UPDATED: In a surprise late night vote, the House passed legislation to avoid the fiscal cliff, concurring with the agreement negotiated in the Senate.
The vote was 257-167 -- a bipartisan vote, though it was led overwhelmingly by Democratic support.
Among Republicans, the vote was 151-86 against the compromise. John Boehner and Paul Ryan were among the minority of Republicans who supported the compromise; Eric Cantor voted no. That led to immediate speculation among pundits that Boehner's position as speaker of the House could be in doubt in the next Congress.
Weary lawmakers hoped to avoid a national "fiscal cliff" of major tax increases and spending cuts in a New Year's Night culmination of a struggle that tested divided government to the limit.
Passage sent the measure to President Barack Obama for his signature and handed him a political triumph less than two months after he secured re-election while campaigning for higher taxes on the wealthy.
"Everybody worked very hard on it and I appreciate it," Obama said, in a late night appearance at the White House.
Obama, flanked by Vice President Joseph Biden, who helped broker the compromise, said he would have preferred a grand compromise but that there was not enough support for it. He emphasized the need for deficit reduction, but also for stimulus spending, and called for a balanced approach. "We can not cut our way to prosperity," he said.
Obama also warned lawmakers that he would not tolerate brinksmanship over the debt ceiling later this winter. The global economy, he said, would face terrible consequences if the U.S. government did not pay its bills, he said. He insisted that Congress must authorize the government to pay bills for spending that the Congress already approved.
"We can't go down that path again," the president said.
The extraordinary late-night House vote was coming nearly 24 hours after Senate action spilled over from New Year's Eve into the pre-dawn hours of 2013.
In addition to neutralizing middle class tax increases and spending cuts that technically took effect Monday at midnight, the legislation raises tax rates on incomes over $400,000 for individuals and $450,000 for couples. Remarkably, in a party that swore off tax increases two decades ago, dozens of Republicans supported the bill at both ends of the Capitol.
Republicans did their best to minimize the tax increases in the measure.
Rep. David Dreier, R-Calif., in the final days of a 32-year-career in Congress, said the legislation was "not the grand bargain we'd hoped for" to reduce federal deficits. "But it is an essential bridge to what I hope will be a comprehensive and long-term solution. It will bring us back from the edge of the fiscal cliff and implement tax cuts for 99% of taxpayers."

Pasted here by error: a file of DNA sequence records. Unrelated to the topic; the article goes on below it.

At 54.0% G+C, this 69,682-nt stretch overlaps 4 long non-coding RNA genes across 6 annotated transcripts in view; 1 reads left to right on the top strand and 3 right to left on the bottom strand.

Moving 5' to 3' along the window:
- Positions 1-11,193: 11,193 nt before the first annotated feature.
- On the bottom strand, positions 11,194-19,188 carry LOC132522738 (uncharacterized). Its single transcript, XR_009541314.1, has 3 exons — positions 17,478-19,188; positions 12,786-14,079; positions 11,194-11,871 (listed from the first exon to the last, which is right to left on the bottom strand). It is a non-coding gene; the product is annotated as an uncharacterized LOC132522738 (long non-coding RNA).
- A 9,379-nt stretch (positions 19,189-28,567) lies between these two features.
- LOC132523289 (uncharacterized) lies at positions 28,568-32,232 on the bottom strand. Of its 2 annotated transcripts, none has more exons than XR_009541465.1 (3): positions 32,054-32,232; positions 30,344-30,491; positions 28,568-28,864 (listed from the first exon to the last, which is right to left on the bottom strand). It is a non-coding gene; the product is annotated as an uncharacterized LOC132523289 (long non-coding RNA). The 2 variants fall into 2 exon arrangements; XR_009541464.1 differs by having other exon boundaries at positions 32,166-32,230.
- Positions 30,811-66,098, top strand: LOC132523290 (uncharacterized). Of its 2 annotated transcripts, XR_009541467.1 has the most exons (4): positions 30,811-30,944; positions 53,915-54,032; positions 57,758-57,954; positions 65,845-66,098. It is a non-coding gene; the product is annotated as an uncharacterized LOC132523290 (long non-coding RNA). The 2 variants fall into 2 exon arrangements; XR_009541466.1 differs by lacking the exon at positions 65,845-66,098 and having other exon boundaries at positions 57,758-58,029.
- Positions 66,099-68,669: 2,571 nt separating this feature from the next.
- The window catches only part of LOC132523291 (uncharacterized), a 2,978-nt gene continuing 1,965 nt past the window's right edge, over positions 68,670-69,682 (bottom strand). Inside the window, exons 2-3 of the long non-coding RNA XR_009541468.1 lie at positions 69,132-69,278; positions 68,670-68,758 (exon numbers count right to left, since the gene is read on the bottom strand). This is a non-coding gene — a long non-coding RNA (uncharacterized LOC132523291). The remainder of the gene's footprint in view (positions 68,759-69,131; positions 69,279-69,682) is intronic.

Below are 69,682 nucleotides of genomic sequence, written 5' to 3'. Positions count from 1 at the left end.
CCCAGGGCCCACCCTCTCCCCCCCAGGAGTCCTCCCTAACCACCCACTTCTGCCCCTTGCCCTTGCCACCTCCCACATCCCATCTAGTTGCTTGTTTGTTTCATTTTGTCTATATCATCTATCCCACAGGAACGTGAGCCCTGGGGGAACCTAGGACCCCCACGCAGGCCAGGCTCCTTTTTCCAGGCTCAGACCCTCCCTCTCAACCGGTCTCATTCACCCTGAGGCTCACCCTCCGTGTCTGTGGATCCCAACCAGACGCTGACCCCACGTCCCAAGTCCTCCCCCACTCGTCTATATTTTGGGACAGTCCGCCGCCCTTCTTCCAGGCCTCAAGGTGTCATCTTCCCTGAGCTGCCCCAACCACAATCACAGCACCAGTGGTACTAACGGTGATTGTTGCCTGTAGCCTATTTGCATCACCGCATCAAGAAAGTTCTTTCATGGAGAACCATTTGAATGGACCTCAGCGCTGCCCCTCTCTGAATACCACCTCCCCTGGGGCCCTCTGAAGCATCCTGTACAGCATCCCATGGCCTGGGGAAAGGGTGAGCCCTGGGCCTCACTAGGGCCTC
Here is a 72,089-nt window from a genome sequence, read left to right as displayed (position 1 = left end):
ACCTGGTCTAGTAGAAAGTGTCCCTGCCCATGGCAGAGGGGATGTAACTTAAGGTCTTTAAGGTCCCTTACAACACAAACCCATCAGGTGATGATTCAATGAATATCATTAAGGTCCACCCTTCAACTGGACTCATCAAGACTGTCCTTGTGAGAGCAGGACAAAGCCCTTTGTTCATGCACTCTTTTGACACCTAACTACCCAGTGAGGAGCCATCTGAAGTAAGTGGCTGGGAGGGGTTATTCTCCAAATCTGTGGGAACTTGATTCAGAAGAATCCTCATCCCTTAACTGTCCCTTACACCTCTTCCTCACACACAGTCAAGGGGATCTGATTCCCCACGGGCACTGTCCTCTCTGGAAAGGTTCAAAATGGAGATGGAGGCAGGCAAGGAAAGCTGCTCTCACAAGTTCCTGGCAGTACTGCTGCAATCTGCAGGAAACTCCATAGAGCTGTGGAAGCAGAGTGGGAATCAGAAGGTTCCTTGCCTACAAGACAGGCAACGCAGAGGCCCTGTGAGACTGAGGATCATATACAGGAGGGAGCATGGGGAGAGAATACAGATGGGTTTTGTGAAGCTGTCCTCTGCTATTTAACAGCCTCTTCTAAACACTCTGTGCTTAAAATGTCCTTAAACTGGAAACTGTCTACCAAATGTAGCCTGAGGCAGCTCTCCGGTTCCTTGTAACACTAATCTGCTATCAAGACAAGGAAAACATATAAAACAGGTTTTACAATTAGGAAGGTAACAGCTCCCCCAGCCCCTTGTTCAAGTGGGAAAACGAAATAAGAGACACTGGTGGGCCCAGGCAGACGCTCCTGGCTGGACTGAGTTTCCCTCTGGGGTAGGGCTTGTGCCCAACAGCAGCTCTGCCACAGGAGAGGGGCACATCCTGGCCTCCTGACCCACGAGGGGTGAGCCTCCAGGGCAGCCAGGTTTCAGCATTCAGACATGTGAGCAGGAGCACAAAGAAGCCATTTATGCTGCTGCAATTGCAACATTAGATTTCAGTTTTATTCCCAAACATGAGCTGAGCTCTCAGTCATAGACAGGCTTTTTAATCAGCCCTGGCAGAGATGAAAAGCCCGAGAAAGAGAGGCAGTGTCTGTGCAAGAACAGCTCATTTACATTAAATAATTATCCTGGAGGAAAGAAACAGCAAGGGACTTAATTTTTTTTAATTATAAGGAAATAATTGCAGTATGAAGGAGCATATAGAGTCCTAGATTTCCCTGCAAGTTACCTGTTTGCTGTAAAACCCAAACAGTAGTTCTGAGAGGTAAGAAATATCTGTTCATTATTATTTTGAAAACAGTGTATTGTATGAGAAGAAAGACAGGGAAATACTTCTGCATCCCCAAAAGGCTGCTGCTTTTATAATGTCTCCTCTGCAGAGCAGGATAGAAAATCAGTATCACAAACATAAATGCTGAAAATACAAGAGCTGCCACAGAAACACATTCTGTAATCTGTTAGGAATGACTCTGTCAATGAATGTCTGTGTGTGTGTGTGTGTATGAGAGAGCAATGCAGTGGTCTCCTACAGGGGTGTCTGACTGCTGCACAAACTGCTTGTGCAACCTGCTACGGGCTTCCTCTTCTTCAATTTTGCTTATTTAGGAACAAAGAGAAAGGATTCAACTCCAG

Declared Rep. Marcy Kaptur, D-Ohio: "This is a great victory for the middle class, whose taxes will not go up tomorrow."
The bill would also prevent an expiration of extended unemployment benefits for an estimated two million jobless, block a 27 percent cut in fees for doctors who treat Medicare patients, stop a $900 pay increase for lawmakers from taking effect in March and head off a threatened spike in milk prices.
It would stop $24 billion in spending cuts set to take effect over the next two months, although only about half of that total would be offset with spending reductions elsewhere in the budget.
Even with enactment of the legislation, taxes are on the rise for millions.
A 2 percentage point temporary cut in the Social Security payroll tax, originally enacted two years ago to stimulate the economy, expired with the end of 2012. Neither Obama nor Republicans made a significant effort to extend it.
The fiscal cliff measure had cleared the Senate on a lopsided pre-dawn New Year's vote of 89-8, and House Republicans spent much of the day struggling to escape a political corner they found themselves in.
"I personally hate it," Rep. John Campbell of California, said of the measure, giving voice to the concern of many Republicans that it did little or nothing to cut spending.
"The speaker the day after the election said we would give on taxes and we have. But we wanted spending cuts. This bill has spending increases. Are you kidding me? So we get tax increases and spending increases? Come on."
House Majority Leader Eric Cantor told reporters at one point, "I do not support the bill. We are looking, though, for the best path forward."